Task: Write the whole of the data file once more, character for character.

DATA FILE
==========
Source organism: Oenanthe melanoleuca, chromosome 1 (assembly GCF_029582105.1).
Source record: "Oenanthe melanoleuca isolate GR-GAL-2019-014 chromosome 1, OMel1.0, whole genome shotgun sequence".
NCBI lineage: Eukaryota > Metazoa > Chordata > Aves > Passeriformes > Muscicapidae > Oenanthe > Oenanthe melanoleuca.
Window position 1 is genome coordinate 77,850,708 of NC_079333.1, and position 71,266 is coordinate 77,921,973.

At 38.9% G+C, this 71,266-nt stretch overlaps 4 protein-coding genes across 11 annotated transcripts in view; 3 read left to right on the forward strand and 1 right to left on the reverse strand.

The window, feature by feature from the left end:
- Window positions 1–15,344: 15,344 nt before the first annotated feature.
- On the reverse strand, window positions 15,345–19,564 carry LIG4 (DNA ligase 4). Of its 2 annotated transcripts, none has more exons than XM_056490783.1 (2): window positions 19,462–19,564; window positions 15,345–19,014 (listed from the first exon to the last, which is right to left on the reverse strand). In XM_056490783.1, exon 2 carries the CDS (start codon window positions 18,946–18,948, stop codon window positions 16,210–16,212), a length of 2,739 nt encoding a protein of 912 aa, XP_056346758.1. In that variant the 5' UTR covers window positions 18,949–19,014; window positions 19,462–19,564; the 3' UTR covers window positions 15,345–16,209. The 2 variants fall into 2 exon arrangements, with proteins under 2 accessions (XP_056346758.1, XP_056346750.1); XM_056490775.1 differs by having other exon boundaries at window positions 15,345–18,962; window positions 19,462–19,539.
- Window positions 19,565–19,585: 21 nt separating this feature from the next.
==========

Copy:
Source organism: Oenanthe melanoleuca, chromosome 1 (assembly GCF_029582105.1).
Source record: "Oenanthe melanoleuca isolate GR-GAL-2019-014 chromosome 1, OMel1.0, whole genome shotgun sequence".
NCBI lineage: Eukaryota > Metazoa > Chordata > Aves > Passeriformes > Muscicapidae > Oenanthe > Oenanthe melanoleuca.
Window position 1 is genome coordinate 77,850,708 of NC_079333.1, and position 71,266 is coordinate 77,921,973.

At 38.9% G+C, this 71,266-nt stretch overlaps 4 protein-coding genes across 11 annotated transcripts in view; 3 read left to right on the forward strand and 1 right to left on the reverse strand.

The window, feature by feature from the left end:
- Window positions 1–15,344: 15,344 nt before the first annotated feature.
- On the reverse strand, window positions 15,345–19,564 carry LIG4 (DNA ligase 4). Of its 2 annotated transcripts, none has more exons than XM_056490783.1 (2): window positions 19,462–19,564; window positions 15,345–19,014 (listed from the first exon to the last, which is right to left on the reverse strand). In XM_056490783.1, exon 2 carries the CDS (start codon window positions 18,946–18,948, stop codon window positions 16,210–16,212), a length of 2,739 nt encoding a protein of 912 aa, XP_056346758.1. In that variant the 5' UTR covers window positions 18,949–19,014; window positions 19,462–19,564; the 3' UTR covers window positions 15,345–16,209. The 2 variants fall into 2 exon arrangements, with proteins under 2 accessions (XP_056346758.1, XP_056346750.1); XM_056490775.1 differs by having other exon boundaries at window positions 15,345–18,962; window positions 19,462–19,539.
- Window positions 19,565–19,585: 21 nt separating this feature from the next.